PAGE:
The Phoenix Flyer
Hillsborough State Attorney says current “stand your ground” law “emboldens violent criminals”
TAMPA – The Florida Supreme Court is poised to hear arguments next month on whether changes lawmakers made to the state’s controversial “stand your ground” self-defense law should apply to older cases.
Two years ago, the Florida Legislature – with backing from the National Rifle Association – adjusted the law. The new law shifts the legal burden of proof from defendants to prosecutors to prove whether self-defense claims are justified. That means prosecutors now have to prove that a shooter who kills someone and then claims a stand your ground defense wasn’t actually acting in self defense – a higher bar than before.
Many were critical of the change, including Hillsborough County State Attorney Andrew Warren.
“It was just an unnecessary bill to put in,” Warren said of the changes the Legislature made. “It doesn’t actually protect innocent victims. All it does is embolden violent criminals.”
A shooter who wants to claim the stand your ground defense has to hold an additional hearing in front of a judge and convince the judge that they feared for their life when they fired (instead of retreating). Prosecutors now have to disprove a shooter’s claim using “clear and convincing evidence,” a standard that differs from the customary “beyond a reasonable doubt.”
Warren calls it “a solution in search of a problem,” and points out that the question of whether the 2017 legislative changes now apply to older cases is leaving too many cases in limbo. Appellate courts have been split about whether the burden of proof change should apply to defendants who were arrested before the 2017 law took effect but whose cases were pending at the time. The Florida Supreme Court is expected to rule on that dispute.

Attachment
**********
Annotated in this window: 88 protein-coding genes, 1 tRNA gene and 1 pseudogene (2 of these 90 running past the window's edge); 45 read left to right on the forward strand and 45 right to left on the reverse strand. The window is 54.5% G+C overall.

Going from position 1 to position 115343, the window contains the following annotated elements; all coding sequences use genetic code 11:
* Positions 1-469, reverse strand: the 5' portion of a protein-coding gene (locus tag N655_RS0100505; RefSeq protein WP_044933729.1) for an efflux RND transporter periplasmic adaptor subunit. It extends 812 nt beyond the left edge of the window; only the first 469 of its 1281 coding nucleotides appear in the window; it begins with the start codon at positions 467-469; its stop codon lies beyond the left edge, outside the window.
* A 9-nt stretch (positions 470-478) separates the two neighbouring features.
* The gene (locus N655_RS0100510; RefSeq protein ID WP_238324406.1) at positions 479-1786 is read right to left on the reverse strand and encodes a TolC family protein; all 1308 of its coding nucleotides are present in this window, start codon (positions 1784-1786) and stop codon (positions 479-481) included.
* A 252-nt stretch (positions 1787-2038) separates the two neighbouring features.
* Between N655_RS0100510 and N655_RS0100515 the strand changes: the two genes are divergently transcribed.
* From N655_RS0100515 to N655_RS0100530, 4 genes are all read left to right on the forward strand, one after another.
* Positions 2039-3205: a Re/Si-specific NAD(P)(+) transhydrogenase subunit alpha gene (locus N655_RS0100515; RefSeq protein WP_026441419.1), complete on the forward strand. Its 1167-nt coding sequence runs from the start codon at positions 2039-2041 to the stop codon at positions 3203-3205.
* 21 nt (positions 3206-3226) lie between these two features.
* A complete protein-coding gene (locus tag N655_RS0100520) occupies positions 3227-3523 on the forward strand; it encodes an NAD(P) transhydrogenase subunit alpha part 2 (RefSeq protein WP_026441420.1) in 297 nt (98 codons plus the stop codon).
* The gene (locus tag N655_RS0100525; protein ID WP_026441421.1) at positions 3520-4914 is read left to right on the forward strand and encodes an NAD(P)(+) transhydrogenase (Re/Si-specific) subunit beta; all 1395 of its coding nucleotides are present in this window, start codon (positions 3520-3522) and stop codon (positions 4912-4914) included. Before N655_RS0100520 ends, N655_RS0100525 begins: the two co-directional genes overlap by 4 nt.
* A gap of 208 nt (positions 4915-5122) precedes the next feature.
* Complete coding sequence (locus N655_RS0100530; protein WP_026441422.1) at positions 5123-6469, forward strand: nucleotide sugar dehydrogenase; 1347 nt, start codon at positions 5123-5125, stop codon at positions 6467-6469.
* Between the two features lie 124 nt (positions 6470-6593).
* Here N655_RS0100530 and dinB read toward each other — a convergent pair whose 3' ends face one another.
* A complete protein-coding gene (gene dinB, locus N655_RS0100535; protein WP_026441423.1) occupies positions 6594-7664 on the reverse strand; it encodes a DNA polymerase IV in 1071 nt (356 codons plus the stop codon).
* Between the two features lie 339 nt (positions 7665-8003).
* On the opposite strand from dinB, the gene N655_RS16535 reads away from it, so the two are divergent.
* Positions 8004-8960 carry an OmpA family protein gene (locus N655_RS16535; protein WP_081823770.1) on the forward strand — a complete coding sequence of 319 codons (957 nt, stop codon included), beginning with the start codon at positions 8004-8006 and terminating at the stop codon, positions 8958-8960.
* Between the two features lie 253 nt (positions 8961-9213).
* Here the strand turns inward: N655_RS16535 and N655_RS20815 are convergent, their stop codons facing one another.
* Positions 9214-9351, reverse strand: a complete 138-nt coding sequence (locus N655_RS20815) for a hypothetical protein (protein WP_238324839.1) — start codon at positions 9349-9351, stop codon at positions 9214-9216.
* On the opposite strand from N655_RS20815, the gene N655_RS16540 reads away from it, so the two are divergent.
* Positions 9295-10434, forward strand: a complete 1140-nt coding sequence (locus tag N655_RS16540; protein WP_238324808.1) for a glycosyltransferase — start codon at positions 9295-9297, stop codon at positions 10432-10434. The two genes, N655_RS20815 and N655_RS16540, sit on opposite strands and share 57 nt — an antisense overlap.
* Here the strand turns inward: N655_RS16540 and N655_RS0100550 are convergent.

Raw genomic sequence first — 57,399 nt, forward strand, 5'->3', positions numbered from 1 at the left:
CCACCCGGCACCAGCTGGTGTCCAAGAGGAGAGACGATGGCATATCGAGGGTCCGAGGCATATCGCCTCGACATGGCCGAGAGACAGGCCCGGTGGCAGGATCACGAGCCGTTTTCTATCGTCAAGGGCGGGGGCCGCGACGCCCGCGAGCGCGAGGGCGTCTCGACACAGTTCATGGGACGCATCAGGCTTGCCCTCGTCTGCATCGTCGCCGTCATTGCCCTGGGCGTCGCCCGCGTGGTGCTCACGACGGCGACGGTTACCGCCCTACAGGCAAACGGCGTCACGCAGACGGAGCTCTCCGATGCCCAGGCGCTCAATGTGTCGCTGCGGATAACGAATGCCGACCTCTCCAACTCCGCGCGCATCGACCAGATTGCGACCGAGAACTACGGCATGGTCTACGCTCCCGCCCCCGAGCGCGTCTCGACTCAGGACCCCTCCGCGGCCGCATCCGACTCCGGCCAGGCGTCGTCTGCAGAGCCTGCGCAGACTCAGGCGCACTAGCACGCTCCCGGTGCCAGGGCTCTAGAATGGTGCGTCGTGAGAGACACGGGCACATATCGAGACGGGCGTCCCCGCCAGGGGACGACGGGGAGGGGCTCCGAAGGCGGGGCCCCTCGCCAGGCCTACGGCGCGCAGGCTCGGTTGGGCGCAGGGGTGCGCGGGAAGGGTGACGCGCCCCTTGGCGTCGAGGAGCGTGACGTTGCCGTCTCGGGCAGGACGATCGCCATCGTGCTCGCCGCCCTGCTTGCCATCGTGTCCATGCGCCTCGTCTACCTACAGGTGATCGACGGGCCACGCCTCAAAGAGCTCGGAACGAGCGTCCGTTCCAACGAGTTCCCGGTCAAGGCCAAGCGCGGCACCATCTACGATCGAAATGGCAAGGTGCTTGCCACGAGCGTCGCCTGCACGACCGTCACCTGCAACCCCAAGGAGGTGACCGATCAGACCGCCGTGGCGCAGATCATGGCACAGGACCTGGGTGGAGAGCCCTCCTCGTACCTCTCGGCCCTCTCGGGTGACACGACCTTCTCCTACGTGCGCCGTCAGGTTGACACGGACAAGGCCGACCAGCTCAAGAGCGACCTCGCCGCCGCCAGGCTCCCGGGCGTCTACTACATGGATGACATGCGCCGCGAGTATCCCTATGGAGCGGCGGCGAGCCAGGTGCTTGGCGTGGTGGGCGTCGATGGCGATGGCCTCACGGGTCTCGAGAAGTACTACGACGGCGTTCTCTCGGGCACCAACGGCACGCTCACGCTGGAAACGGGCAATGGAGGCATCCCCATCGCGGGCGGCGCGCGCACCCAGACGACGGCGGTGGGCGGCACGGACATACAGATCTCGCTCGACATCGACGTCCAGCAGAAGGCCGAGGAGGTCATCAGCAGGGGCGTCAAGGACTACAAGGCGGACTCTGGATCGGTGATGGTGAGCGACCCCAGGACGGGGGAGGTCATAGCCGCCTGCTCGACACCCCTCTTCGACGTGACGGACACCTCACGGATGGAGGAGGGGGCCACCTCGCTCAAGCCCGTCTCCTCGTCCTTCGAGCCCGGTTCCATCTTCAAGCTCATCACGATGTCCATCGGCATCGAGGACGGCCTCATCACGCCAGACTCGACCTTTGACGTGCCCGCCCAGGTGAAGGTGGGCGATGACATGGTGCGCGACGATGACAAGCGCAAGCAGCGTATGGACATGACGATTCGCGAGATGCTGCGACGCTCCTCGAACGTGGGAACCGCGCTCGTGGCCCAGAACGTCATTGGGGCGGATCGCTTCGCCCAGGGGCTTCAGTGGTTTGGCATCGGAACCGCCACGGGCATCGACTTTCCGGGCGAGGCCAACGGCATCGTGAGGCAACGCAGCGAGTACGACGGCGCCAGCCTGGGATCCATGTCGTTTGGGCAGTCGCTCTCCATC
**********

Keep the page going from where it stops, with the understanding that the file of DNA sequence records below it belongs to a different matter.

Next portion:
“All it’s doing is creating gridlock in the system,” Warren told the Florida Phoenix on Friday after speaking in Tampa, “Not only gridlock at the judicial level, because we have different decisions on appeal and we have inconsistent rulings and it’s going to have to be resolved by the Supreme Court, which is going to take some time. But also because now every single case in our system involving violence or threat of violence, domestic violence cases that are misdemeanors – all the way up to homicides, we have to go through a second trial essentially disproving an offense before we can even start prosecuting a case.”
The Florida Legislature passed the stand your ground law in 2005 – the first law of its kind in the nation. Ten years later, a St. Louis University study found “disturbing” evidence of a “quantifiable racial component” in the law in Florida. The study of stand your ground cases found a leniency in convictions if the victim was not white. After controlling for other variables, the study found that a defendant who shot someone and then invoked the stand your ground defense was twice as likely to be convicted if the case involved white victims compared to non-white victims.
Miami Gardens Democratic state Senator Oscar Braynon has filed legislation for the upcoming session that would revise the burden of proof in such cases from “clear and convincing evidence” to a “preponderance of the evidence,” which the person claiming stand your ground can use in court.
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